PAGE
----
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William Shakespeare. (Whoever That Was) 1564-1616. Birth and Early Years. Baptized: April 26, 1564 Born: probably a few days before baptism Born in Stratford-Upon-Avon About 100 miles NW of London Education: Probably attended grammar school and church at Stratford-Upon-Avon

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william shakespeare

William Shakespeare

(Whoever That Was)


birth and early years
Birth and Early Years
  • Baptized: April 26, 1564
  • Born: probably a few days before baptism
    • Born in Stratford-Upon-Avon
      • About 100 miles NW of London
  • Education:
    • Probably attended grammar school and church at Stratford-Upon-Avon
      • Elizabethan school: began at dawn, lasted most of the day, 6 days a week. He would have learned Latin, and the classics there. There is some indication Billy did not finish school.
      • Elizabethan church: MANDATORY
what we know for sure
What We Know For Sure
  • Born c. 1564
  • Baptized 1564
  • Married to Anne Hathaway Nov 28, 1582.
  • Children: Susanna (1583), twins Hamnet and Judith (1585)
  • Probably lived in or around Stratford until 1585.
  • Died c. 1616
  • There are some killer poems and plays attributed to him. (1585-1613)
  • Joined and became part owner Lord Chamberlin’s men (later called The Kings’ Men), a theater troupe. (c. 1585-1592)
    • Shakespeare acted and wrote plays for this group.
elizabethan society
Elizabethan Society
  • The English Renaissance
    • cultural and artistic movement in England dating from the early 16th century to the early 17th century.
    • More about music and literature, as opposed to Italian Rennaissance, which had notable visual arts
    • “The Age of Shakespeare,” or “The Elizabethan Era”
  • Religion
    • There was an uneasy truce between Catholics and Protestants in 16th century England.
      • Historically, the Catholic Church held about as much power as the king
      • Elizabeth recognized the Church of England (protestant) and put herself in charge of it.
  • The Arts
    • In particular, the puritans, a sect of Protestantism, were very much against the theater, perceiving it as a den of vice and generally a distraction from the Lord.
    • Fortunately for Billy Boy, Queen Elizabeth loved the theater, despite being Protestant! And so the show went on…
elizabethan theater
Elizabethan Theater
  • Comedy – Everyone gets married at the end.
          • More like what we call “romantic comedy”
  • Tragedy – Everyone dies at the end.
          • The main character either “falls to ruin” or is killed
          • Often the protagonist’s fate is a result of a flaw in their character, or a moral weakness
            • This is known as a tragic flaw.
  • History – Stories about Kings. Sometimes serialized (like a soap opera)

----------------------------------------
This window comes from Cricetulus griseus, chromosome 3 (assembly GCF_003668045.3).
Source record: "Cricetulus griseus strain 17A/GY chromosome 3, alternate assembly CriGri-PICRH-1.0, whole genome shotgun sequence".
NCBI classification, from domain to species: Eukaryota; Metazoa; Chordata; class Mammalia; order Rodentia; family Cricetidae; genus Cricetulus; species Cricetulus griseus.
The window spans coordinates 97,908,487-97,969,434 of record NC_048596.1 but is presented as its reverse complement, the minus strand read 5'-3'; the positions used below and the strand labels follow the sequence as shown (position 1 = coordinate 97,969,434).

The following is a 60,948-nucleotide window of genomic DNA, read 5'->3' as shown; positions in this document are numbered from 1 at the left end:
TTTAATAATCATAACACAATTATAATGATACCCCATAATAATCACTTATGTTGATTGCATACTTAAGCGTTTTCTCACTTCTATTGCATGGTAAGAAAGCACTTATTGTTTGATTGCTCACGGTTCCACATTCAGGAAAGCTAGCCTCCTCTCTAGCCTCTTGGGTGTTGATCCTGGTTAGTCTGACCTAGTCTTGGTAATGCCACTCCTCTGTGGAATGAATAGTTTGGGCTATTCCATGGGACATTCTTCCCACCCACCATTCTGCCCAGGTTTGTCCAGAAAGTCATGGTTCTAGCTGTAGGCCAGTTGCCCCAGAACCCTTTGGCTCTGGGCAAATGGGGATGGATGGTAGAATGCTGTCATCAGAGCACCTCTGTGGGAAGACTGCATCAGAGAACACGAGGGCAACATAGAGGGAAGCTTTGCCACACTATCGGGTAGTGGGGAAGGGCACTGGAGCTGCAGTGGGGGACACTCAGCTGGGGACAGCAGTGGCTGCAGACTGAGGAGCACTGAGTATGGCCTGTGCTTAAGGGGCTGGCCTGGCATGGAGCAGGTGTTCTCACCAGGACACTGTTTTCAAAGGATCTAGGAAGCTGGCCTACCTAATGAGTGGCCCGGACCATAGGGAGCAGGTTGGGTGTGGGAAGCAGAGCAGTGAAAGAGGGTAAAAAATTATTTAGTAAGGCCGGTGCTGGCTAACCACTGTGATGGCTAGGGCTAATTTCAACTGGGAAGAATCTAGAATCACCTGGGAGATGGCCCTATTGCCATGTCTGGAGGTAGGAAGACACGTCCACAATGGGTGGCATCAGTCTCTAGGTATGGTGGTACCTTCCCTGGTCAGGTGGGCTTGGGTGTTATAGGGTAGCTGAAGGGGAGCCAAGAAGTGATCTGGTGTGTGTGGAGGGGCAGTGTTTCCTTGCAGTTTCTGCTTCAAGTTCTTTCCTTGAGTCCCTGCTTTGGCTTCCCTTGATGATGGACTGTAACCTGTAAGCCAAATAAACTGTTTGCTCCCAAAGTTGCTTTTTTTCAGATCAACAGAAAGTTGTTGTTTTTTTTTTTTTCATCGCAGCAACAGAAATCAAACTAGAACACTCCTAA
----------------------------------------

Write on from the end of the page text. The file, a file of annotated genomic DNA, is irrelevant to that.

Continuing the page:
• 5 Act plays and the 5 elements of plot
    • I: Exposition IV: Falling Action
    • II: Rising Action V: Resolution and Denoument
    • III: Climax
the globe theater1
The Globe Theater

Basically a thrust stage, with audience on all three sides

Very little in the way of a set; great costumes though!

Creating the world of the play relied on compelling and descriptive language

Thousands of attendees, representing all levels of society

“Cheap Seats” in the pit



Cost of a play – about a penny

    • Blue collar workers made about 5-6 pennies a day; rent was about 12 pennies (a shilling)
  • Attendees typically not as well behaved as a modern audience
  • Theater was considered to be somewhat unseemly; the Globe was built on the outskirts of town
romeo and juliet
Romeo and Juliet
  • Written and originally performed c. 1596
    • Makes it one of Billy’s earlier works
  • R and J is a Tragedy
    • “Two star-cross’dlovers take their life”
  • Setting
    • 15th Century Verona
      • (A city in Italy)
    • Before Italy was a unified country
      • City-States, ruled by noblemen (Dukes)
    • Two feuding families
      • Montagues (Romeo’s family)
      • Capulets (Juliet’s family)
why do they talk to funny
Why do they talk to funny?
  • 1) Language changes – the meanings and associated meanings of words change over time.
  • 2) Figurative Language – metaphors, puns, imagery, etc.
  • 3) Blank Verse (unrhymed iambic pentameter)
  • 4) Allusions – things that were hip in the 16th century are now pretty obscure!
note time
Note Time!
  • Make a page in your notebook for “Shakespeare Vocabulary”
  • Take notes over pages 986-987 in your textbook
  • Written/performed c. 1605
    • At the height of Shakespeare’s and his company’s popularity
  • “The Scottish Play”
    • Commissioned by then king of Scotland
    • Set in Scotland- 11th century (c. 1040AD)
    • Costume considerations
  • Would have been originally performed in private halls, to wealthy crowds (so NOT in the Globe)